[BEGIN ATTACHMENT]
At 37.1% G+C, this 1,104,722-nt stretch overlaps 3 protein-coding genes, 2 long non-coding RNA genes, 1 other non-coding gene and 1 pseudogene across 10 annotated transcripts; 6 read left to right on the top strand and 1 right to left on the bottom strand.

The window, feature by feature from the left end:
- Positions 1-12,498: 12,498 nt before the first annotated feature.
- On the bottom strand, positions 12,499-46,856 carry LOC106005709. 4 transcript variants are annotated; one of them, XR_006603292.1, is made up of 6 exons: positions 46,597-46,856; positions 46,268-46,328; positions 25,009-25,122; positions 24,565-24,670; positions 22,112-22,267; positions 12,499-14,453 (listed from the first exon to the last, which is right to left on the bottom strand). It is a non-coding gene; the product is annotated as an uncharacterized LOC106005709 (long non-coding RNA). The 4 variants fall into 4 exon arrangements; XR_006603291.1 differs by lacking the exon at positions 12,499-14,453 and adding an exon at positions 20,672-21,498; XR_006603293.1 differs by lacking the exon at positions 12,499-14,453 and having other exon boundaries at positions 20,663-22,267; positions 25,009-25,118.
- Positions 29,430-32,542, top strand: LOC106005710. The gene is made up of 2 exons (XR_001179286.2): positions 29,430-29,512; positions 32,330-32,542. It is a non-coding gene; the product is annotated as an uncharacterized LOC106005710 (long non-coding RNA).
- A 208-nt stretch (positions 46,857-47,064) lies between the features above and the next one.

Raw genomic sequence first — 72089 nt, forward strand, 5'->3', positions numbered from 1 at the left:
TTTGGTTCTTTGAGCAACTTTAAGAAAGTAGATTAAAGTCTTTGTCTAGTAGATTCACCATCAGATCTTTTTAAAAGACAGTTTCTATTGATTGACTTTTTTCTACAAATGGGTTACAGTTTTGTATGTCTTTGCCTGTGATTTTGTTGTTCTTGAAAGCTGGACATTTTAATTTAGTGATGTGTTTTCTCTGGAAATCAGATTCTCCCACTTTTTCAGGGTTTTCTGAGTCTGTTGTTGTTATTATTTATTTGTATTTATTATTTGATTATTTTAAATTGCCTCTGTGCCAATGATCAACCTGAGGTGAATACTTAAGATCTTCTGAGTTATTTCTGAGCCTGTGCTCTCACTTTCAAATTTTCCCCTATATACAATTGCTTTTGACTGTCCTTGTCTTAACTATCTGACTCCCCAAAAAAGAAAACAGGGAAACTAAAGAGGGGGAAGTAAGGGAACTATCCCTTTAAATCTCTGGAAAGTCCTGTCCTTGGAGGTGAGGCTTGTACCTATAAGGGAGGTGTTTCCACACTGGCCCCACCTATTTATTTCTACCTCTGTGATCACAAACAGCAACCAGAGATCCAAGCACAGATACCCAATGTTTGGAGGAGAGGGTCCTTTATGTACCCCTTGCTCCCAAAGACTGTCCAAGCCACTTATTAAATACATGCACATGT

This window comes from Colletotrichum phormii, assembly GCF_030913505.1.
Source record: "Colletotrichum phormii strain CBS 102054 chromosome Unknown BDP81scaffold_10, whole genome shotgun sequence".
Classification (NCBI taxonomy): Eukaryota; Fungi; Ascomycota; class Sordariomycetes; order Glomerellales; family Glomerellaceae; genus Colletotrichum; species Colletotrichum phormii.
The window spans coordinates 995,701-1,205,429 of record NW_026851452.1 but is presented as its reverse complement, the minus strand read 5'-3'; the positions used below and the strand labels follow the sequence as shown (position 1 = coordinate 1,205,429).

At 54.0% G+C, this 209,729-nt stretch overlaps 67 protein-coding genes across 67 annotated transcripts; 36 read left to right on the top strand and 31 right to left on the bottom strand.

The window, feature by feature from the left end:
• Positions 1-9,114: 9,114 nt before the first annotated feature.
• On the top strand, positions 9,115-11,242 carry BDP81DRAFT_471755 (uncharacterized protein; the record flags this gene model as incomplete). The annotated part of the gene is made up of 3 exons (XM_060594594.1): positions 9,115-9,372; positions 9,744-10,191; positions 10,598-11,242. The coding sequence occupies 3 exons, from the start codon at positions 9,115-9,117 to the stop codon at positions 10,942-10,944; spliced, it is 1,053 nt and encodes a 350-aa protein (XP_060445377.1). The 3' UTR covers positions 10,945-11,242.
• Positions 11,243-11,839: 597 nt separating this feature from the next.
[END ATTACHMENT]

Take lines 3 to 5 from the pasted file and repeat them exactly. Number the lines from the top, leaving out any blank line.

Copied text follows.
- Positions 1-12,498: 12,498 nt before the first annotated feature.
- On the bottom strand, positions 12,499-46,856 carry LOC106005709. 4 transcript variants are annotated; one of them, XR_006603292.1, is made up of 6 exons: positions 46,597-46,856; positions 46,268-46,328; positions 25,009-25,122; positions 24,565-24,670; positions 22,112-22,267; positions 12,499-14,453 (listed from the first exon to the last, which is right to left on the bottom strand). It is a non-coding gene; the product is annotated as an uncharacterized LOC106005709 (long non-coding RNA). The 4 variants fall into 4 exon arrangements; XR_006603291.1 differs by lacking the exon at positions 12,499-14,453 and adding an exon at positions 20,672-21,498; XR_006603293.1 differs by lacking the exon at positions 12,499-14,453 and having other exon boundaries at positions 20,663-22,267; positions 25,009-25,118.
- Positions 29,430-32,542, top strand: LOC106005710. The gene is made up of 2 exons (XR_001179286.2): positions 29,430-29,512; positions 32,330-32,542. It is a non-coding gene; the product is annotated as an uncharacterized LOC106005710 (long non-coding RNA).